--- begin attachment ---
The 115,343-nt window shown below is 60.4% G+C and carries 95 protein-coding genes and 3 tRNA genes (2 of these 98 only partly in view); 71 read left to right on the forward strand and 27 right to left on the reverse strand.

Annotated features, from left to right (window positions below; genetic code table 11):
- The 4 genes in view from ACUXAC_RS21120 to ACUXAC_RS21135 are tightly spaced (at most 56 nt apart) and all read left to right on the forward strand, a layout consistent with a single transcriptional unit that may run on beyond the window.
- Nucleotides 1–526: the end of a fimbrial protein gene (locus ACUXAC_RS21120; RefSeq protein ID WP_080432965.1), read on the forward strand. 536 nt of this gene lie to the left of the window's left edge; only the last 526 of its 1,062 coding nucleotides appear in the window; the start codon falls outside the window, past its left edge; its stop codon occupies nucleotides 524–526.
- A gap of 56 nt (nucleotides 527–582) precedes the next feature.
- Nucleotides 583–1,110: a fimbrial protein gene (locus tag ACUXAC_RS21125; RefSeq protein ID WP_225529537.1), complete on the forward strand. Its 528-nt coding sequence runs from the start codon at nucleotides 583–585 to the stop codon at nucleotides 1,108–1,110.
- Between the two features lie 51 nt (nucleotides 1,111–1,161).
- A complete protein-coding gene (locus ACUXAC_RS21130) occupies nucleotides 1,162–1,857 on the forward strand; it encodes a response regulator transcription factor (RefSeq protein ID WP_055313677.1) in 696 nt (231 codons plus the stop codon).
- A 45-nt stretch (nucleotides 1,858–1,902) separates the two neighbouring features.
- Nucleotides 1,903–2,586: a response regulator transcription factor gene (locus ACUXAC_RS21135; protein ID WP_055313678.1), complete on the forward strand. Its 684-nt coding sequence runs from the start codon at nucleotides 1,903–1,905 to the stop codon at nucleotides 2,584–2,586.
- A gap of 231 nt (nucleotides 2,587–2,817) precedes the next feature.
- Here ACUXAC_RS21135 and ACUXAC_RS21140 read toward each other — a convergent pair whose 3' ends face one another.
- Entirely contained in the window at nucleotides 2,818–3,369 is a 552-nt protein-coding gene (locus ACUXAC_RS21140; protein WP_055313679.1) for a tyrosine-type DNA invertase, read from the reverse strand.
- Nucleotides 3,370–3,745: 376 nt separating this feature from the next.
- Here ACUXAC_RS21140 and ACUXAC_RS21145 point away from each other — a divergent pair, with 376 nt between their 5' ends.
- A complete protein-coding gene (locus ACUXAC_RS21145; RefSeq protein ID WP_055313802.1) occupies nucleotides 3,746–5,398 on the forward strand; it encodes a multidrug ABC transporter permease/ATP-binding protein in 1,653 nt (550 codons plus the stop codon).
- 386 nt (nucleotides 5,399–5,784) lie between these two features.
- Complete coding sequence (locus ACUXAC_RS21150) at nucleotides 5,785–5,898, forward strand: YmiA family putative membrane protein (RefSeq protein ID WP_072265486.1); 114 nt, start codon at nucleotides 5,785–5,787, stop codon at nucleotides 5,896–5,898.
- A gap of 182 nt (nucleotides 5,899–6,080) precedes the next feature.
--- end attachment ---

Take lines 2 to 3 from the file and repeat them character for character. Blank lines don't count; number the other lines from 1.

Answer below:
Annotated features, from left to right (window positions below; genetic code table 11):
- The 4 genes in view from ACUXAC_RS21120 to ACUXAC_RS21135 are tightly spaced (at most 56 nt apart) and all read left to right on the forward strand, a layout consistent with a single transcriptional unit that may run on beyond the window.